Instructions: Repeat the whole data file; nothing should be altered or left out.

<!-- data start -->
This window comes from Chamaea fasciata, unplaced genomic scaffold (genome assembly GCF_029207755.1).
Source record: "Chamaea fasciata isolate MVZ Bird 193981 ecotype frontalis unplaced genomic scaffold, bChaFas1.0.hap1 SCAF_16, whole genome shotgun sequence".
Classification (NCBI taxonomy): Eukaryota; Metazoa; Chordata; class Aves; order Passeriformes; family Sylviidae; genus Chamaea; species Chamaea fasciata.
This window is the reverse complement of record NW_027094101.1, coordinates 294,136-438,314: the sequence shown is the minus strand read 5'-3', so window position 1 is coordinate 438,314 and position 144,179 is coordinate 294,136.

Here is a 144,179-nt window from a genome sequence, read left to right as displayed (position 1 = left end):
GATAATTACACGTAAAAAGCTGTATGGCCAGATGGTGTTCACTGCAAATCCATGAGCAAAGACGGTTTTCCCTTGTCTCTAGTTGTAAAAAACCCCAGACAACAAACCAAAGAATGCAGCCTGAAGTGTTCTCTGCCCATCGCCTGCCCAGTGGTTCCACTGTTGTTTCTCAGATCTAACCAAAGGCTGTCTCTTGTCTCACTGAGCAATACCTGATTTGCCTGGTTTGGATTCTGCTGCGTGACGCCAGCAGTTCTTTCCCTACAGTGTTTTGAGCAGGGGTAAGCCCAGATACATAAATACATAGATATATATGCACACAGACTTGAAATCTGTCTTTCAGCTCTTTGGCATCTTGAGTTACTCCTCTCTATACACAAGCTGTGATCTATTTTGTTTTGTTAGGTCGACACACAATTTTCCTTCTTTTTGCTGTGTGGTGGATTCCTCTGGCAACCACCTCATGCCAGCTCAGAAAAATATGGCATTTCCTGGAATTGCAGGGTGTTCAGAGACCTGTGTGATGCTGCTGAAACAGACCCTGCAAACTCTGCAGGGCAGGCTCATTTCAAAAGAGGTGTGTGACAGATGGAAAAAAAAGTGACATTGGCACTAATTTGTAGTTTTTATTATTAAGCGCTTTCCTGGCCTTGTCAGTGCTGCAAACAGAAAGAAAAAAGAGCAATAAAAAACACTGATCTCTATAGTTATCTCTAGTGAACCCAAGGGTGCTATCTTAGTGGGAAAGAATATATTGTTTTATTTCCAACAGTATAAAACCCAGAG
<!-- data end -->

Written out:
This window comes from Chamaea fasciata, unplaced genomic scaffold (genome assembly GCF_029207755.1).
Source record: "Chamaea fasciata isolate MVZ Bird 193981 ecotype frontalis unplaced genomic scaffold, bChaFas1.0.hap1 SCAF_16, whole genome shotgun sequence".
Classification (NCBI taxonomy): Eukaryota; Metazoa; Chordata; class Aves; order Passeriformes; family Sylviidae; genus Chamaea; species Chamaea fasciata.
This window is the reverse complement of record NW_027094101.1, coordinates 294,136-438,314: the sequence shown is the minus strand read 5'-3', so window position 1 is coordinate 438,314 and position 144,179 is coordinate 294,136.

Here is a 144,179-nt window from a genome sequence, read left to right as displayed (position 1 = left end):
GATAATTACACGTAAAAAGCTGTATGGCCAGATGGTGTTCACTGCAAATCCATGAGCAAAGACGGTTTTCCCTTGTCTCTAGTTGTAAAAAACCCCAGACAACAAACCAAAGAATGCAGCCTGAAGTGTTCTCTGCCCATCGCCTGCCCAGTGGTTCCACTGTTGTTTCTCAGATCTAACCAAAGGCTGTCTCTTGTCTCACTGAGCAATACCTGATTTGCCTGGTTTGGATTCTGCTGCGTGACGCCAGCAGTTCTTTCCCTACAGTGTTTTGAGCAGGGGTAAGCCCAGATACATAAATACATAGATATATATGCACACAGACTTGAAATCTGTCTTTCAGCTCTTTGGCATCTTGAGTTACTCCTCTCTATACACAAGCTGTGATCTATTTTGTTTTGTTAGGTCGACACACAATTTTCCTTCTTTTTGCTGTGTGGTGGATTCCTCTGGCAACCACCTCATGCCAGCTCAGAAAAATATGGCATTTCCTGGAATTGCAGGGTGTTCAGAGACCTGTGTGATGCTGCTGAAACAGACCCTGCAAACTCTGCAGGGCAGGCTCATTTCAAAAGAGGTGTGTGACAGATGGAAAAAAAAGTGACATTGGCACTAATTTGTAGTTTTTATTATTAAGCGCTTTCCTGGCCTTGTCAGTGCTGCAAACAGAAAGAAAAAAGAGCAATAAAAAACACTGATCTCTATAGTTATCTCTAGTGAACCCAAGGGTGCTATCTTAGTGGGAAAGAATATATTGTTTTATTTCCAACAGTATAAAACCCAGAG